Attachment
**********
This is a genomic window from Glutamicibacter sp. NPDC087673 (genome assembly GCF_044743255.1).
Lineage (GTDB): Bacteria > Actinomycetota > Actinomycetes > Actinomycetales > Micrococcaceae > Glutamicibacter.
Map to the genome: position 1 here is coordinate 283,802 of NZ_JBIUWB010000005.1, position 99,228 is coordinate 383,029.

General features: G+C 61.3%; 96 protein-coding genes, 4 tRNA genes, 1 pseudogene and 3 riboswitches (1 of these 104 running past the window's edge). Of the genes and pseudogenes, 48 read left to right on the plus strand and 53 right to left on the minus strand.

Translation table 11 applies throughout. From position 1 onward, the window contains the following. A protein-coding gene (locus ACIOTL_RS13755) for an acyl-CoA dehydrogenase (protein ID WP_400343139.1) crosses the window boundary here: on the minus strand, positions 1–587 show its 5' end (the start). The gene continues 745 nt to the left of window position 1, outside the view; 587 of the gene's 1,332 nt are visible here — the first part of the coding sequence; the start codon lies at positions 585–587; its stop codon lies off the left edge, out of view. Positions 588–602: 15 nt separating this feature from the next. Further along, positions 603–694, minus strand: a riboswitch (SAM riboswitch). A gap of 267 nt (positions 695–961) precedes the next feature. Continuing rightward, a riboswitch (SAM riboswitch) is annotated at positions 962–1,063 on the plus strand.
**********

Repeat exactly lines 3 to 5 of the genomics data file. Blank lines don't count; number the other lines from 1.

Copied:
Map to the genome: position 1 here is coordinate 283,802 of NZ_JBIUWB010000005.1, position 99,228 is coordinate 383,029.

General features: G+C 61.3%; 96 protein-coding genes, 4 tRNA genes, 1 pseudogene and 3 riboswitches (1 of these 104 running past the window's edge). Of the genes and pseudogenes, 48 read left to right on the plus strand and 53 right to left on the minus strand.

Translation table 11 applies throughout. From position 1 onward, the window contains the following. A protein-coding gene (locus ACIOTL_RS13755) for an acyl-CoA dehydrogenase (protein ID WP_400343139.1) crosses the window boundary here: on the minus strand, positions 1–587 show its 5' end (the start). The gene continues 745 nt to the left of window position 1, outside the view; 587 of the gene's 1,332 nt are visible here — the first part of the coding sequence; the start codon lies at positions 585–587; its stop codon lies off the left edge, out of view. Positions 588–602: 15 nt separating this feature from the next. Further along, positions 603–694, minus strand: a riboswitch (SAM riboswitch). A gap of 267 nt (positions 695–961) precedes the next feature. Continuing rightward, a riboswitch (SAM riboswitch) is annotated at positions 962–1,063 on the plus strand.